By Michael Haederle

A Needle in a Haystack

Rare Disease Day Highlights the Need for More Research and Better Diagnoses

University of New Mexico physicians are no strangers to caring for patients with rare diseases.

In her career as a UNM pediatric neurologist, Leslie Morrison, MD, studied inherited cerebral cavernous malformations (CCM), a rare and dangerous brain condition passed down for centuries among New Mexico Hispanic families.

Ioannis Kalampokis, MD, PhD, sees 400 patients in his UNM pediatric rheumatology clinic who present with a diverse assortment of baffling (and often life-threatening) autoimmune and inflammatory symptoms.

With February 29 - Rare Disease Day - just around the corner, UNM data scientist Tudor Oprea, MD, PhD, wants to shine a spotlight on these and other rare diseases and the need to better allocate research dollars to find cures.

Oprea, professor and chief of the Translational Informatics Division in The University of New Mexico's Department of Internal Medicine, is a leading researcher in the Illuminating the Druggable Genome project, funded by the National Institutes of Health.

There is no agreed-upon definition of what makes a disease "rare." But while a particular symptom might strike just one person in 100,000, there are so many different types of disease that many people are actually affected in one form or another. "It's rare at the individual level," Oprea observes. "It's not rare when you take them together."

It's estimated that 10 percent of the world's population - or more than 700 million people - might be experiencing a rare disease.

Last fall, in an attempt to clarify things, Oprea and international colleagues published research raising the estimated number of rare diseases from around 7,000 to more than 10,000. But he concedes that the lack of information is frustrating. "The fact that we don't even have a definition is mind-boggling," he says.

Albuquerque resident Andra Stratton is president and co-founder of Lipodystrophy United, an international foundation for people with an inherited condition that affects roughly one person in 20,000.

Lipodystrophy causes people to experience an uncontrolled loss of fat tissue - especially under the skin. This upsets the patient's metabolism and causes fat to accumulate in the blood and organs, with life-threatening complications.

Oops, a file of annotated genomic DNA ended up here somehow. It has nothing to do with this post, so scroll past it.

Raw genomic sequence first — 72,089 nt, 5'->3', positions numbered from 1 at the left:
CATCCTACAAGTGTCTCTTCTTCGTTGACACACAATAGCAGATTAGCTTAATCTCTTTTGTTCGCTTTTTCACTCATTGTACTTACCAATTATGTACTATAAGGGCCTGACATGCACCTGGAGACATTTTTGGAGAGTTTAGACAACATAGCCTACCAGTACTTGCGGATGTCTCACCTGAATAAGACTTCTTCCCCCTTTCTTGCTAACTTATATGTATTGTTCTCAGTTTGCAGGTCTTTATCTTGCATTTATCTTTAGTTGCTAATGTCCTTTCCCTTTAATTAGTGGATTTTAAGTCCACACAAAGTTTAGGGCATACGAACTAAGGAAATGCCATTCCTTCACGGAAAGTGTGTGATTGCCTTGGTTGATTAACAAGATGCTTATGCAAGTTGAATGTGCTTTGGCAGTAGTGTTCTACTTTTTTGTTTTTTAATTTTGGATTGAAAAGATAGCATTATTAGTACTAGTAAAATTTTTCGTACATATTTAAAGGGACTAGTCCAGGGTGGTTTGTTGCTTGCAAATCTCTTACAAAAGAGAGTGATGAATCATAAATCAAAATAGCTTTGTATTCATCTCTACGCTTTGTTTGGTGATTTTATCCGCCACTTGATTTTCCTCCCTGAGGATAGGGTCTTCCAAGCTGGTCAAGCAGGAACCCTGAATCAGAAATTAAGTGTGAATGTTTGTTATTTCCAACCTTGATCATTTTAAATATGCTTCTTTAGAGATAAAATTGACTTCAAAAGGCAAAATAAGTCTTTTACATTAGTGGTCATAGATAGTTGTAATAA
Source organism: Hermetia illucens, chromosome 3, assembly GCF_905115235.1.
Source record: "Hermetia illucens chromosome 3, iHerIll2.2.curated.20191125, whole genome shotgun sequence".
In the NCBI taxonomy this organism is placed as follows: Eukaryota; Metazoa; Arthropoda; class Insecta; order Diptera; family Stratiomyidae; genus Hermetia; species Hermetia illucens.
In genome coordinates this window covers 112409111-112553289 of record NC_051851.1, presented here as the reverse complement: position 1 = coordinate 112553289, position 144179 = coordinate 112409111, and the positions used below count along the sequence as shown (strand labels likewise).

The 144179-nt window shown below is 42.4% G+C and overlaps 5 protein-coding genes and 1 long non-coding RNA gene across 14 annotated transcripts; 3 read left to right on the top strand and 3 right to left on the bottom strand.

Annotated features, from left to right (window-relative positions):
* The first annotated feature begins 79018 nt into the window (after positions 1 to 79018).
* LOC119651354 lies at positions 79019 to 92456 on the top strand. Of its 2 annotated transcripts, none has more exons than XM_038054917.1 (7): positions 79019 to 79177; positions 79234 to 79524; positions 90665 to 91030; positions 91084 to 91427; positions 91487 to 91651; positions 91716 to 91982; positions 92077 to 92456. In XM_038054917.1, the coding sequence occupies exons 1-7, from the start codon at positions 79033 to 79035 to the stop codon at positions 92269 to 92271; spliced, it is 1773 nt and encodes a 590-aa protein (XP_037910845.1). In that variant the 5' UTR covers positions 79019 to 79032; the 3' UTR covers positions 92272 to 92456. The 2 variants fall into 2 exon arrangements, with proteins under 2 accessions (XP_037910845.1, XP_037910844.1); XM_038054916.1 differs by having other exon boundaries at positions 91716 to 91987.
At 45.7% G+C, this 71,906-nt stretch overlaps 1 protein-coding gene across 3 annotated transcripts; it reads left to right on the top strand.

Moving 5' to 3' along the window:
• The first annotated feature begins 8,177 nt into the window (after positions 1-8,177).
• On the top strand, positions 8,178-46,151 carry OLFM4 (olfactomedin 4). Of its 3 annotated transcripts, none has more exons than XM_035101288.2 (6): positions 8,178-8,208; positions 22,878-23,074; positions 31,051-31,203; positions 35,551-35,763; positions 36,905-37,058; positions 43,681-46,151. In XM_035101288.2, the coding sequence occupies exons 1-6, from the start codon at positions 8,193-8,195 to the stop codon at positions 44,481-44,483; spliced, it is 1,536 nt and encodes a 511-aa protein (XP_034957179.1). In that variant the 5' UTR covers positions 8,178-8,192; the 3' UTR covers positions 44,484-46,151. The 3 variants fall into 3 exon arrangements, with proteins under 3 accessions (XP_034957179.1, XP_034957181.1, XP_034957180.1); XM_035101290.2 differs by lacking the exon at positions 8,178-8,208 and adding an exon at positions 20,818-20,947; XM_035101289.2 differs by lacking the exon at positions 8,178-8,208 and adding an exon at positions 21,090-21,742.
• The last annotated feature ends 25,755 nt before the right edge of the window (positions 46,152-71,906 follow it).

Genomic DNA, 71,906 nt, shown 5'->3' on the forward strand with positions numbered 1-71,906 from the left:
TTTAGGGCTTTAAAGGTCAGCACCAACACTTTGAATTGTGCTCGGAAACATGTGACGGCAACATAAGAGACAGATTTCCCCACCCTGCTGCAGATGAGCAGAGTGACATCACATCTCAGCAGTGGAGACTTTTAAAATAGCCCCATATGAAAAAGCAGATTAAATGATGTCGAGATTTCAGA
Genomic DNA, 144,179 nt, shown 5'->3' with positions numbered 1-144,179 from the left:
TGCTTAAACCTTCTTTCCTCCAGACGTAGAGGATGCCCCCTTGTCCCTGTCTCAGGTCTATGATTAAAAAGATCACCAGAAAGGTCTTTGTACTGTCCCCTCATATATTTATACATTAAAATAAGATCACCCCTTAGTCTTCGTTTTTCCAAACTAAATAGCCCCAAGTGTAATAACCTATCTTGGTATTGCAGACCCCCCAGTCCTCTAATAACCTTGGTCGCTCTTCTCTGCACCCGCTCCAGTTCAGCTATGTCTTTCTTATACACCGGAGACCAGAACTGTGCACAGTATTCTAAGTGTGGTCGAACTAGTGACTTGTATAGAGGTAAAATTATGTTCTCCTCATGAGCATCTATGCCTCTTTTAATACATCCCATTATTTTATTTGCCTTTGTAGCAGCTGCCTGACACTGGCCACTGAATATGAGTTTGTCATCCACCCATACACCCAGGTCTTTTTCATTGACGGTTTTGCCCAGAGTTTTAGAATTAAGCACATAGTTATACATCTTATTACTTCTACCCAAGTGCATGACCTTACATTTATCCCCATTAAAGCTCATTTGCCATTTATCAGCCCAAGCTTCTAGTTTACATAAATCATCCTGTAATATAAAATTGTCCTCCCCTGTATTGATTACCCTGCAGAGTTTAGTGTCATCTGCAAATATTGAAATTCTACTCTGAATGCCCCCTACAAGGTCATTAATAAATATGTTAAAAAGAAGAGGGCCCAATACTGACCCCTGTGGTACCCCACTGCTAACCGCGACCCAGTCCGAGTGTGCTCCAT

Stratton, who was diagnosed 10 years ago, says the disease is significantly underdiagnosed and its symptoms are often mistaken for other conditions. The diagnosis led her to change her career path. She now works for the Chan Zuckerberg Initiative, which recently allocated $13.5 million to 30 different groups as part of its Rare as One Project, and she has worked with Oprea to raise awareness.

Stratton wants to educate health care providers to more readily diagnose rare diseases and, where possible, initiated early childhood screening, which improves the chances for successful intervention in some cases.

"It doesn't really matter what rare disease you have," Stratton says. "There's so many commonalities in the challenges."

Rare Disease Day - which always falls on the last day of February - was founded by EURORDIS, which bills itself as "the voice of rare disease patients in Europe," is a is a non-governmental patient-driven alliance representing 894 rare disease patient organizations in 72 countries.

In the U.S., the National Organization for Rare Disorders estimates that 25 to 30 million Americans have a rare disease.

Oprea hopes that continual focus on rare disease will help raise awareness in New Mexico of the need for more research and greater patient engagement.

"In addition to CCM and other well-known diseases, there are others that no one is aware of," he says. "The problem is, it only takes one to be rare. How do we increase awareness in the medical community that rare diseases do exist and take advantage of the digital era in which patients are connected?"

Oprea believes digital platforms offer an easy way for patients living with rare diseases to find one another and share their experiences. "I want to encourage that kind of interconnectivity," he says. "I'm saying, 'Connect the dots for all the diseases, for all the New Mexicans that might be affected.'"

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